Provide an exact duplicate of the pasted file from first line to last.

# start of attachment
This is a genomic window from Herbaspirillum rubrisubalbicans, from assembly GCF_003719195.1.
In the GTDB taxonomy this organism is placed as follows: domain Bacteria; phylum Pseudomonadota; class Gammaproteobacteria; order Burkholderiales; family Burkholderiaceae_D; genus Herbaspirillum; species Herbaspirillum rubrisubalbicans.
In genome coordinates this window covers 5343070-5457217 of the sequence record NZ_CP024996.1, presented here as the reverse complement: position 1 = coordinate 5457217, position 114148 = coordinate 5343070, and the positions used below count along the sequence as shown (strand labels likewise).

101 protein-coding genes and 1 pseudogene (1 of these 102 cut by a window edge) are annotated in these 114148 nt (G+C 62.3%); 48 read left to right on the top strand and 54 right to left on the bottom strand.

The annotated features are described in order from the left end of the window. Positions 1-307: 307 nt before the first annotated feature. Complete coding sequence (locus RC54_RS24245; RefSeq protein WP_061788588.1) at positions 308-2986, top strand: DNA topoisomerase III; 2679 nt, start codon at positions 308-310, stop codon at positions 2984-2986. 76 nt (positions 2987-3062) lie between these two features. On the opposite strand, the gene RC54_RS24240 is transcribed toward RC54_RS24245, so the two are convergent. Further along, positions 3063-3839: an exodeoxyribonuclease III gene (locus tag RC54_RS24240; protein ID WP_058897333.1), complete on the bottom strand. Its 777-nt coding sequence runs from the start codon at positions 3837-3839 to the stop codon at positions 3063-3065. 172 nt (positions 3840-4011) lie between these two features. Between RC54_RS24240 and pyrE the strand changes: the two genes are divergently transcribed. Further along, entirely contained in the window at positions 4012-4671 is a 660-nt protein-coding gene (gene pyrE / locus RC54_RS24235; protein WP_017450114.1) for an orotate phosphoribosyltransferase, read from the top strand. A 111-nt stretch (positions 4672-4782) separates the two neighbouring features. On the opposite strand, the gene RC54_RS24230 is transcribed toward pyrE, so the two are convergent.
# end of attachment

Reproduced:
This is a genomic window from Herbaspirillum rubrisubalbicans, from assembly GCF_003719195.1.
In the GTDB taxonomy this organism is placed as follows: domain Bacteria; phylum Pseudomonadota; class Gammaproteobacteria; order Burkholderiales; family Burkholderiaceae_D; genus Herbaspirillum; species Herbaspirillum rubrisubalbicans.
In genome coordinates this window covers 5343070-5457217 of the sequence record NZ_CP024996.1, presented here as the reverse complement: position 1 = coordinate 5457217, position 114148 = coordinate 5343070, and the positions used below count along the sequence as shown (strand labels likewise).

101 protein-coding genes and 1 pseudogene (1 of these 102 cut by a window edge) are annotated in these 114148 nt (G+C 62.3%); 48 read left to right on the top strand and 54 right to left on the bottom strand.

The annotated features are described in order from the left end of the window. Positions 1-307: 307 nt before the first annotated feature. Complete coding sequence (locus RC54_RS24245; RefSeq protein WP_061788588.1) at positions 308-2986, top strand: DNA topoisomerase III; 2679 nt, start codon at positions 308-310, stop codon at positions 2984-2986. 76 nt (positions 2987-3062) lie between these two features. On the opposite strand, the gene RC54_RS24240 is transcribed toward RC54_RS24245, so the two are convergent. Further along, positions 3063-3839: an exodeoxyribonuclease III gene (locus tag RC54_RS24240; protein ID WP_058897333.1), complete on the bottom strand. Its 777-nt coding sequence runs from the start codon at positions 3837-3839 to the stop codon at positions 3063-3065. 172 nt (positions 3840-4011) lie between these two features. Between RC54_RS24240 and pyrE the strand changes: the two genes are divergently transcribed. Further along, entirely contained in the window at positions 4012-4671 is a 660-nt protein-coding gene (gene pyrE / locus RC54_RS24235; protein WP_017450114.1) for an orotate phosphoribosyltransferase, read from the top strand. A 111-nt stretch (positions 4672-4782) separates the two neighbouring features. On the opposite strand, the gene RC54_RS24230 is transcribed toward pyrE, so the two are convergent.